88. Last Word: Pot Passes, Stein's Stop in Crosstown and The Problem With Parking -

The city pot ordinance – the one that allows cops the option to write a ticket with a $50 fine for a half ounce or less of marijuana – is on the books.

The Tuesday vote by the Memphis City Council on third and final reading was 7-6 in favor – close, in other words -- without a vote to spare.

89. Change for Parking -

Many residents of large metropolises do not have a driver’s license because they simply do not need one. Memphis, however, is a culture built on the car mentality. With city limits encompassing 324 square miles, the need to drive and maintain access to a car feels much more important, if not mandatory.

90. Morgan Promoted to CFO At Pyro’s Fire Fresh Pizza -

Marty Morgan has been promoted to chief financial officer at Pyro’s Fire Fresh Pizza amid the Memphis-based company’s expansion into other regional markets. In his new role, Morgan will oversee corporate functions at the Memphis headquarters and continue to build out the personnel and technology infrastructure needed to support regional growth while making sure financial performance stays on track.

91. Infrastructure, Attitude Shifts Could Decrease Medical District Parking Needs -

The Memphis Medical District has 16,000 employees, 8,000 students – and 250 acres of surface parking lots. National experts say the district’s parking footprint could hinder further growth.

92. Stein Says She’s the Choice in ‘Voter Revolt’ -

Green Party presidential candidate Jill Stein told a group of Memphis supporters this week that she didn’t become politically active until she was 50 years old. But she had been active long before that in “social movements” where the focus was a cause and not necessarily a candidate.

93. US Construction Spending Fell Again in August -

WASHINGTON (AP) – U.S. builders trimmed spending on construction projects in August for a second straight month with housing, non-residential and government activity all seeing declines.

94. Gauging the Feasibility of Historic Museum -

As I watched the grand opening of the National Museum of African American History and Culture on television, I was filled with excitement and emotion. I was excited about this historic moment and what it means for the African-American community and the nation.

95. Logistical Nightmare -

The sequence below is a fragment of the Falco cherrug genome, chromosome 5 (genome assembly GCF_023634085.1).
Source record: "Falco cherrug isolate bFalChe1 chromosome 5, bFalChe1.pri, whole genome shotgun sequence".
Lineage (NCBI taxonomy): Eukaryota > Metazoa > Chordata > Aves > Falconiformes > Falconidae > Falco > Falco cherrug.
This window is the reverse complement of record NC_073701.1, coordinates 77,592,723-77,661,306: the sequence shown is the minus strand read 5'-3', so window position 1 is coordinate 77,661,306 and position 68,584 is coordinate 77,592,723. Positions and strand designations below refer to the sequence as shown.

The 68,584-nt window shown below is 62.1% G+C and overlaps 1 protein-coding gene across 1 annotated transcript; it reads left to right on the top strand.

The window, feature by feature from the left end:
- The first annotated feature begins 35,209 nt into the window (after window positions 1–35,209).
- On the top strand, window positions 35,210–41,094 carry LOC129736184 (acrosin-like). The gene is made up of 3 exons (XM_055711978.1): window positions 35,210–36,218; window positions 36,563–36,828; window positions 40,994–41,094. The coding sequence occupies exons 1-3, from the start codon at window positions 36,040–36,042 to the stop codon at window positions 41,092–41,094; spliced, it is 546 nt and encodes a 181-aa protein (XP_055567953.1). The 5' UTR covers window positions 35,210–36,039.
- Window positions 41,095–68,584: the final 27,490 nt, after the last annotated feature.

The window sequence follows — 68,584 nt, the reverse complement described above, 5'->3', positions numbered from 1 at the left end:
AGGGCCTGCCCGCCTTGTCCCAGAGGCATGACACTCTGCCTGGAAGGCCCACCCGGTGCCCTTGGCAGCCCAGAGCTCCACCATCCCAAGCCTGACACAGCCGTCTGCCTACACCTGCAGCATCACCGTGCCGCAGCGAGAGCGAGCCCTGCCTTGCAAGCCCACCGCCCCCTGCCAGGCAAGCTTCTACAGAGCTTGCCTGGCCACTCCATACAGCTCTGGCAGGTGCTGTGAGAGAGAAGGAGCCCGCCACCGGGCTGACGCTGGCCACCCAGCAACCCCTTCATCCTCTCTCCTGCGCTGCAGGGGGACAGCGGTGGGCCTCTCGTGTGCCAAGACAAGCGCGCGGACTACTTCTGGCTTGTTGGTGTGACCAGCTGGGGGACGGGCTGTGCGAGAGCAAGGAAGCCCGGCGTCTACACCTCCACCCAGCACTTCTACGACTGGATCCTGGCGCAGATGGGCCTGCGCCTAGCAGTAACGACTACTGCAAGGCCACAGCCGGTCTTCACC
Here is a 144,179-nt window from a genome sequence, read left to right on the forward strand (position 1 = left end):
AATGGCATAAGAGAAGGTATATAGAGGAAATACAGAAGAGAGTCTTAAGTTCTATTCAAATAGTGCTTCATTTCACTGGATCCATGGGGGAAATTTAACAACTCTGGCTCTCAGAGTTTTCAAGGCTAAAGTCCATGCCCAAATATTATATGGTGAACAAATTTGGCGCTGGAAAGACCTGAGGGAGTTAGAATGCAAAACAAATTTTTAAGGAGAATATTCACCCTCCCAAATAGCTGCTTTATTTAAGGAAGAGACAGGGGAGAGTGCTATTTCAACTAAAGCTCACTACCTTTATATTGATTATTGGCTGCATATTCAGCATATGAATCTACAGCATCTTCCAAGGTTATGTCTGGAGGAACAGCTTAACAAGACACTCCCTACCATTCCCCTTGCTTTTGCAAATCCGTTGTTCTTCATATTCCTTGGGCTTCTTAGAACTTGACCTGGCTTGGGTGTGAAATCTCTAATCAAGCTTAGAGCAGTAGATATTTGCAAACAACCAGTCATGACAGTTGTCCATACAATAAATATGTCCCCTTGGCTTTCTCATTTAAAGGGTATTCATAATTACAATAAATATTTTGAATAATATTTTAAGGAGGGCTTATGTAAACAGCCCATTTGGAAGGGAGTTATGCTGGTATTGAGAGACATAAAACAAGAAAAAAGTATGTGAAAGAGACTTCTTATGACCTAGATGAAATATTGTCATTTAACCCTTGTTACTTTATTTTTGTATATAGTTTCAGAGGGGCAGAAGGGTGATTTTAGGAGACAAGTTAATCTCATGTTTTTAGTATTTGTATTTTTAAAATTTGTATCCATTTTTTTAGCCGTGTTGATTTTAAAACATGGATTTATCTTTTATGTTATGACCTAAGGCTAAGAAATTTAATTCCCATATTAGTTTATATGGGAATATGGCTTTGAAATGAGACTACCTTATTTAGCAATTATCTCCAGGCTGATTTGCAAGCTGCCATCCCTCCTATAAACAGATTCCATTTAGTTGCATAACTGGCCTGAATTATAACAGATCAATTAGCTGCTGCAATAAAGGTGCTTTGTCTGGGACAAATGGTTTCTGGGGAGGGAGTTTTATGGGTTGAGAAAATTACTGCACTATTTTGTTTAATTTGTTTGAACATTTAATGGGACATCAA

Lamar Avenue is a $300 million problem. Rush hour on Lamar turns into several hours, and for the hundreds of distribution centers located near the corridor, just-in-time delivery is nearly impossible in the face of miles of congested traffic.

96. Last Word: The Law & Darrius Stewart, MEMShop's Return and The Pot Debate -

The Memphis Bar Association’s Law School for Journalists is where reporters and attorneys and a few judges meet annually to talk over the issues they have with each other. And it is usually about a specific topic. This year that topic was the July 2015 police shooting of Darrius Stewart.

97. St. Jude, Methodist Partner On Sickle Cell Research -

St. Jude Children’s Research Hospital and Methodist Healthcare have announced a new agreement to advance research and clinical care for adult sickle cell disease patients in the Memphis area.

98. City Council Approves MATA Funds, Airbnb Tax -

Memphis City Council members approved Tuesday, Sept. 20, a set of six resolutions totaling $7.5 million in capital funding for the Memphis Area Transit Authority. The largest of the resolution is $5 million in city funding to buy 11 new buses. The remaining $2.5 million is the local match to federal funding for other MATA needs, including paratransit buses and public transportation infrastructure including technology.

99. National Experts to Explore Parking, Transit Solutions for City’s Core -

Billions of public and private dollars being invested in the urban core of Memphis have civic leaders thinking about long-term transportation and parking solutions that will best serve the area as it evolves.

100. Open and Shut -

The office of the future hacks down cubicle walls in favor of modular furniture that encourages collaboration. As many business sectors, from banking to legal services, move to a tech-first approach, companies are turning away from traditional office configurations to attract the next generation of talent.